Sea Lion Caves – Florence, Oregon

Sea Lion Caves – Florence, Oregon

Are you looking for a sight of a lifetime?  Then go visit the Sea Lion Caves just outside of Florence Oregon.  Here you will find the world’s largest Sea Cave according to Guinness.  The cave offers an awe-inspiring, intimate view of Sea Lions in their natural habitat.

You will go down over 200 feet into the world’s largest and most fantastic sea cave.  The cave is the home of  the wild steller sea lion.  It is used primarily in the fall and winter months and is called the hauling area.

The rock ledge below the lookout located just outside the cave is the sea lions home during hte spring and summer, this is were they breed and bear their young.  They live in this area year around.

You will also be able to see sea birds, whales and more.  The Stellar Sea Lions are members of the Otariidae family, also known as the eared seal.  There are nearly 80,000 of them and their lifespan runs approximately 20 years.  When traveling the top speed they reach is 17 mph.  Of the 80,000 and average of 200 (a herd) live in the Sea Lion Caves region.

The Sea Lion is a warm-blooded mammal.  The are pinnipeds (literally, feather footed).  They have finlike members for propulsion and are carnivorous, eating mainly bottom fish such as skate, small sharks, squid and a variety of rock fish.

Sea Lions breed and bear their young in the spring, usually in May and June.  A rare case will have them breeding as late as July or even August.  The females generally bear every otehr year, as half-grown pups (what baby Sea Lions are called) have been seen nursing at their mother retractable dugs well past bearing time.  This Otaridae family pattern may be the reason young sea lions get a better diet and thus have a better chance of survival.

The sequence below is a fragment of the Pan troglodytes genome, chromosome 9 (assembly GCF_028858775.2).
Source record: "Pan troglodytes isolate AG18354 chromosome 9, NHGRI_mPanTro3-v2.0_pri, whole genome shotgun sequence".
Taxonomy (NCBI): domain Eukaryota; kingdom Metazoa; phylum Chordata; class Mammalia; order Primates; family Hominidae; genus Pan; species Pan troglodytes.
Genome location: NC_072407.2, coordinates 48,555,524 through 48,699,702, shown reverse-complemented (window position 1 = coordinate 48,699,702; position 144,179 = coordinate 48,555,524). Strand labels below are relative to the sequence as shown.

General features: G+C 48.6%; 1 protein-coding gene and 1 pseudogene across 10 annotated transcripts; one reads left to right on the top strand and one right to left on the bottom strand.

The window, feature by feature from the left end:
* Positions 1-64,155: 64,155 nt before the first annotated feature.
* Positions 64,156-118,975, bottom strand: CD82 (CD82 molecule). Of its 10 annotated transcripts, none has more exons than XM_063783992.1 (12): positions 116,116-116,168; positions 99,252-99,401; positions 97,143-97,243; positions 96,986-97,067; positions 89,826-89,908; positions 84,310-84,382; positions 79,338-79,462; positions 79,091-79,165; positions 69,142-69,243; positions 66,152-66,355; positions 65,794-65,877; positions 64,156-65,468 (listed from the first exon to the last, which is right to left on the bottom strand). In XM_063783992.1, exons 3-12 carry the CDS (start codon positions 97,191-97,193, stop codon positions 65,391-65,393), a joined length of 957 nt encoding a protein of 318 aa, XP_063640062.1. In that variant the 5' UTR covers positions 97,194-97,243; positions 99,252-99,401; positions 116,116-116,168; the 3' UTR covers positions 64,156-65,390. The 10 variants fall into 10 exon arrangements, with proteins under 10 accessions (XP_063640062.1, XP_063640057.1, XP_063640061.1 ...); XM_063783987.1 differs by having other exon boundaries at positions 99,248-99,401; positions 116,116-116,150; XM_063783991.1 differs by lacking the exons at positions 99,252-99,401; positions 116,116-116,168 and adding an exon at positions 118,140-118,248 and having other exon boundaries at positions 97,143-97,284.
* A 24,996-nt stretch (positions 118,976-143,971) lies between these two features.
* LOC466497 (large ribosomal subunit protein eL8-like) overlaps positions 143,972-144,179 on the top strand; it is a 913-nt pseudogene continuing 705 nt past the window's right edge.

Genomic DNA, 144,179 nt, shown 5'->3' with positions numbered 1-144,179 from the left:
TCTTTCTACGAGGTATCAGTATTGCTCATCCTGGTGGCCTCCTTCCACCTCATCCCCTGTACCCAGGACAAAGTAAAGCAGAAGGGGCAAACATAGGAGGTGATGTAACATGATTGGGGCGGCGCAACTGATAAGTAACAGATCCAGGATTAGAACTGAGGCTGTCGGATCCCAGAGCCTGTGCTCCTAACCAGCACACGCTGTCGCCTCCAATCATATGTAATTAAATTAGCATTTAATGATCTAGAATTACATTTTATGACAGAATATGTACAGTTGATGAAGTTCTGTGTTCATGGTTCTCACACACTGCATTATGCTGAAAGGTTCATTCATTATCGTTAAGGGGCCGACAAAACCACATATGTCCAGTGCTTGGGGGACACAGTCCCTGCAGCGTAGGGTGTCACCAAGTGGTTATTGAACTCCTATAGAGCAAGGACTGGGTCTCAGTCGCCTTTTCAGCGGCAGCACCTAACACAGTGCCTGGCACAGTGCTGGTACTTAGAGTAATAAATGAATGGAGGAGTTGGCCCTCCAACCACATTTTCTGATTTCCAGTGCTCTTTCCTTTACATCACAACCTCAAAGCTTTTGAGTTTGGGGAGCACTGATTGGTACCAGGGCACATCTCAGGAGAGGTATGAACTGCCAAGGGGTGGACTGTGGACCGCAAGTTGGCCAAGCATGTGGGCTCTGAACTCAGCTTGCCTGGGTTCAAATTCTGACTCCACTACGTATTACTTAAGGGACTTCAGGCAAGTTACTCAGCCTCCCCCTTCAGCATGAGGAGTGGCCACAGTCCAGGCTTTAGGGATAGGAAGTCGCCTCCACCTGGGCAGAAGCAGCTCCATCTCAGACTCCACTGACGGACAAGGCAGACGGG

Sea lions pups are about four feet long at birth and weigh from 40 to 50 pounds. They are slate gray in color for about six months, turn dark brown until approximately two years of age, and they begin to assume the lighter tan color of the adult.

The birds in the area are the pigeon guillemot, a migratory bird, usually appears at Sea Lion Caves in early April when its mating season begins. It is similar in species to the murre of the East Coast, and is called “dovekie” by sailors, who often encounter it far out to sea.

The pigeon guillemot is black with white patches and markings on its wings. It has bright orangish-red feet which trail in flight, looking like a scarlet tail. Its voice, a shrill, hissing whistle, sounds much like a canary. The murre family of seabirds is fairly numerous throughout the Northern Hemisphere, but the particular variety found at Sea Lion Caves is rather rare.

You MAY get to see the Killer Whale in this area too.  The killer whale is not a frequent visitor to the Sea Lion Caves’ area; however, it is of considerable interest. This black and white mammal is one of the few sea mammals that attack other warm blooded sea life, and has been seen taking sea lions in the vicinity, although its hunting ground is generally farther north.

In the Pacific Ocean, the male killer whale attains a known length of about 27 feet and weighs an estimated 9 tons. A newborn calf is about eight feet long and weighs about 400 pounds.

Start your visit with a look at the statue “The Family”.   This bronze sculpture was dedicated in September 1982, commemorating the 50th anniversary of Sea Lion Caves.

This unique sculpture is the first stop on your tour of the Sea Lion Caves. The backdrop of Heceta Head Lighthouse creates a truly memorable experience.

The Sea Lion Caves are open every day of the year with the exception of Thanksgiving na dChristmas Day.  It opens at 9 AM and ticket sales close at 5 PM.

Admission is:

  • $12.00 eachAdults:
  • $11.00 eachSeniors:
  • $8.00 eachChildren Ages 3 to 12:
  • FREE! Ages 2 and younger:
  • FREE! Parking:

Prices subject to change without notice.

In order to make the trip, you must go down as well as come back up 37 steps in our building to reach the outside trails. There are about 400 yards of uphill and downhill walking at a grade that ranges from 10% to 20%. You then reach the elevator that takes you down to the cave. There are also 63 steps in the cave in order to access the lighthouse viewpoint.


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